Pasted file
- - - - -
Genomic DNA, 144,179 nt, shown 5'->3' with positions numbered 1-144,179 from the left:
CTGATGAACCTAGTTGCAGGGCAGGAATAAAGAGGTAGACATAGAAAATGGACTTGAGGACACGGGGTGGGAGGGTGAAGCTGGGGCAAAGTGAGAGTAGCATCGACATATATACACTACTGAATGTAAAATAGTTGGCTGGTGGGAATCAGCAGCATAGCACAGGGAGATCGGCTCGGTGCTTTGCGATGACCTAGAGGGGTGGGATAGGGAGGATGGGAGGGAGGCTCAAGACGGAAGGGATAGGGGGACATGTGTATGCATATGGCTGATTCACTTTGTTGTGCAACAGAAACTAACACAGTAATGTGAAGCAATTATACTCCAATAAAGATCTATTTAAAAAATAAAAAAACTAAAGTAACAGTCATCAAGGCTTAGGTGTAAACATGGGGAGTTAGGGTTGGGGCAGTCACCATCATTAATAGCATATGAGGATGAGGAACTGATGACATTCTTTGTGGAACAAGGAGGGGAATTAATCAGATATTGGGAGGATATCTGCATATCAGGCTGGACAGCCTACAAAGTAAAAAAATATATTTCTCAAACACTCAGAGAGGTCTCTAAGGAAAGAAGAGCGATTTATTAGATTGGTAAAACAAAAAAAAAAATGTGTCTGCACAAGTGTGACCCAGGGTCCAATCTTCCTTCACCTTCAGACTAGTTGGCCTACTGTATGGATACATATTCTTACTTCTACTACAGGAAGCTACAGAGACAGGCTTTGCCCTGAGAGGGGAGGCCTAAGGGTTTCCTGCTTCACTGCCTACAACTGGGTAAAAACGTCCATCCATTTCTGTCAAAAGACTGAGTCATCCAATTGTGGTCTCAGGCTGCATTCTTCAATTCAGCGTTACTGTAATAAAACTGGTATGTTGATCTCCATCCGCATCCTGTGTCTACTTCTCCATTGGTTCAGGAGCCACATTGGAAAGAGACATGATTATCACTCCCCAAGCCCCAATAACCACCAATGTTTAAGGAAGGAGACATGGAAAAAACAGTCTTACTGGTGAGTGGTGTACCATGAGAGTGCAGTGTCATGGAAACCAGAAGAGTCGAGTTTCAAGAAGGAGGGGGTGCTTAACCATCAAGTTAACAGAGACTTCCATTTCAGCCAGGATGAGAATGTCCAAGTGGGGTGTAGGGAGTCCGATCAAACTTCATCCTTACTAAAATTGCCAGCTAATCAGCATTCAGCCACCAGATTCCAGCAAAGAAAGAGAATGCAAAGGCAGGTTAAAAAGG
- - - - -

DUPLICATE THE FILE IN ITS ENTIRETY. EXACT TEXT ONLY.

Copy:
Genomic DNA, 144,179 nt, shown 5'->3' with positions numbered 1-144,179 from the left:
CTGATGAACCTAGTTGCAGGGCAGGAATAAAGAGGTAGACATAGAAAATGGACTTGAGGACACGGGGTGGGAGGGTGAAGCTGGGGCAAAGTGAGAGTAGCATCGACATATATACACTACTGAATGTAAAATAGTTGGCTGGTGGGAATCAGCAGCATAGCACAGGGAGATCGGCTCGGTGCTTTGCGATGACCTAGAGGGGTGGGATAGGGAGGATGGGAGGGAGGCTCAAGACGGAAGGGATAGGGGGACATGTGTATGCATATGGCTGATTCACTTTGTTGTGCAACAGAAACTAACACAGTAATGTGAAGCAATTATACTCCAATAAAGATCTATTTAAAAAATAAAAAAACTAAAGTAACAGTCATCAAGGCTTAGGTGTAAACATGGGGAGTTAGGGTTGGGGCAGTCACCATCATTAATAGCATATGAGGATGAGGAACTGATGACATTCTTTGTGGAACAAGGAGGGGAATTAATCAGATATTGGGAGGATATCTGCATATCAGGCTGGACAGCCTACAAAGTAAAAAAATATATTTCTCAAACACTCAGAGAGGTCTCTAAGGAAAGAAGAGCGATTTATTAGATTGGTAAAACAAAAAAAAAAATGTGTCTGCACAAGTGTGACCCAGGGTCCAATCTTCCTTCACCTTCAGACTAGTTGGCCTACTGTATGGATACATATTCTTACTTCTACTACAGGAAGCTACAGAGACAGGCTTTGCCCTGAGAGGGGAGGCCTAAGGGTTTCCTGCTTCACTGCCTACAACTGGGTAAAAACGTCCATCCATTTCTGTCAAAAGACTGAGTCATCCAATTGTGGTCTCAGGCTGCATTCTTCAATTCAGCGTTACTGTAATAAAACTGGTATGTTGATCTCCATCCGCATCCTGTGTCTACTTCTCCATTGGTTCAGGAGCCACATTGGAAAGAGACATGATTATCACTCCCCAAGCCCCAATAACCACCAATGTTTAAGGAAGGAGACATGGAAAAAACAGTCTTACTGGTGAGTGGTGTACCATGAGAGTGCAGTGTCATGGAAACCAGAAGAGTCGAGTTTCAAGAAGGAGGGGGTGCTTAACCATCAAGTTAACAGAGACTTCCATTTCAGCCAGGATGAGAATGTCCAAGTGGGGTGTAGGGAGTCCGATCAAACTTCATCCTTACTAAAATTGCCAGCTAATCAGCATTCAGCCACCAGATTCCAGCAAAGAAAGAGAATGCAAAGGCAGGTTAAAAAGG